Genre: Historical Fiction, Drama
Another brilliant novel by this wonderful author that I have come to love. A commendable feat for him is that his books live up to the hype that surrounds it. He has 3 published novels till date (one of which I have previously reviewed here) and unfortunately I have not yet had the pleasure of reading A Thousand Splendid Suns, but I’ll b
e sure to grab a copy on my next rarity of a book haul.
It is similar to The Kite Runner in that we can see the characters’ growing up in front of us, from childhood to adulthood and the setting as well – I believe all his novels revolve around Afghanistan. He draws from the turbulent history that shaped the country, the impeccable hospitality and culture of the Afghans, his own personal experience of political asylum his family sought in America and his profession of having been a practising doctor prior to becoming a full-time author. (I’m a bit of an author trivia geek)
Unlike The Kite Runner, where the story is kept to one generation, And The Mountain
s Echoed has a wider timeline due to it being across two generations, keeping in line with Hosseini’s theme of family. It is an enthralling tale, or tales I should say, because the novel is multi dimensional. The stories given to the minor characters have be
en told with a vividness that is still clear in my mind, without suffering the Too-Many-Characters-Syndrome of Kamila Shamsie, and it is mind boggling how all of it contributes to the bigger picture of the plot. Everything is interconnected, like a spider web.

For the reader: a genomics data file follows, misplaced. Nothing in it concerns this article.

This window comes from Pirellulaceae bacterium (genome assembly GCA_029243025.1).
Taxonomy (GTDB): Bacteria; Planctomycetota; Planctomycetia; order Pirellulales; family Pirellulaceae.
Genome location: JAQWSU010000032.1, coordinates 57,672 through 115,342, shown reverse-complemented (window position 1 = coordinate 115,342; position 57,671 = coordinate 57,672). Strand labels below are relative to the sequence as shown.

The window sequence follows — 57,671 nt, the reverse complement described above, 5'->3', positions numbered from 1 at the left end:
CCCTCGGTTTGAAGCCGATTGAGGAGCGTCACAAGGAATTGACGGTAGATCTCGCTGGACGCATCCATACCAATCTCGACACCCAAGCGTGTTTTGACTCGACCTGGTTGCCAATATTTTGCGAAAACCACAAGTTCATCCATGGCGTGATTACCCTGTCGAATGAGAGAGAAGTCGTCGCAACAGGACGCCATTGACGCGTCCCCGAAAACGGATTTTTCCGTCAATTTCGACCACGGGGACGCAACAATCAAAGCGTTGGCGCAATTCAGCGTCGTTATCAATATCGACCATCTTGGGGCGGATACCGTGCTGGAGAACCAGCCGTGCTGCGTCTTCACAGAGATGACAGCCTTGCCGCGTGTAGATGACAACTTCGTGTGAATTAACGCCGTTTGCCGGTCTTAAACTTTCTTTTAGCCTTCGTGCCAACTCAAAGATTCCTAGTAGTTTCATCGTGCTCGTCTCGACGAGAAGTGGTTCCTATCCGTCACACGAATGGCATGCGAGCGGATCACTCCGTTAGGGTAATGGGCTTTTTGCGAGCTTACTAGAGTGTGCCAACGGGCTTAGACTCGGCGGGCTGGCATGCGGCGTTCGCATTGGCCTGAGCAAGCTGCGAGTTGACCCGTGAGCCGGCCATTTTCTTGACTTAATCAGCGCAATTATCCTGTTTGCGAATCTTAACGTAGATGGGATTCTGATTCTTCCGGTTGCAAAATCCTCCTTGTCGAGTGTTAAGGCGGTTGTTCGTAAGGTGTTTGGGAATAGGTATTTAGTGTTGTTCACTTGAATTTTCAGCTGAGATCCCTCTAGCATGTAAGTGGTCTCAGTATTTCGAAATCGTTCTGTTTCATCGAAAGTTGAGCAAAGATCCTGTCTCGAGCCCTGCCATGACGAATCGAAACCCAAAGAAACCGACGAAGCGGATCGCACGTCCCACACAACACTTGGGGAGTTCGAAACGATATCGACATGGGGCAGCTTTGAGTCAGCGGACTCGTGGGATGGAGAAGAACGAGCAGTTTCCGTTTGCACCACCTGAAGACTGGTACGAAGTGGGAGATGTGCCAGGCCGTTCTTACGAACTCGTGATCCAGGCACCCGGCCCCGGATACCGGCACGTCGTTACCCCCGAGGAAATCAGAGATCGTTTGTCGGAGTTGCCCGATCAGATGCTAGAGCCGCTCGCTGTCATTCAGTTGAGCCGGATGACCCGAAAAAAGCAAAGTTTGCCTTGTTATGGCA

There are some loose ends from the minor characters that I personally feel I would have liked to know more about. About Idris and Timur, Gholam and his siblings. Is Pari taking care of them now, after she hunted down Iqbal to follow the trail of her brother? Sigh. These little things. I say little because they don’t take away the charm of the book. It won’t gnaw away at your brain like the mid season finale of a tv show. And fear not, this is not any form of spoiler for you when you give this book a go. 🙂
The ending is not a typical happy ending that you might wish for, but it’s just fitting, how it is. You put the book down feeling like you’ve just had a front row seat to the unimaginably different lives people lead from you, just a “spitting distance away”.
“The glimpses Gholam had allowed Adel into his life suggested an existence rife with trouble, unpredictability, hardship, but also adventure, a life worlds removed from Adel’s own, though it unfolded practically within spitting distance of him. Listening to Gholam’s stories, Adel’s own life sometimes struck him as hopelessly dull.”
Let me know what you think of Hosseini’s work and if you have any similar book recommendations for me!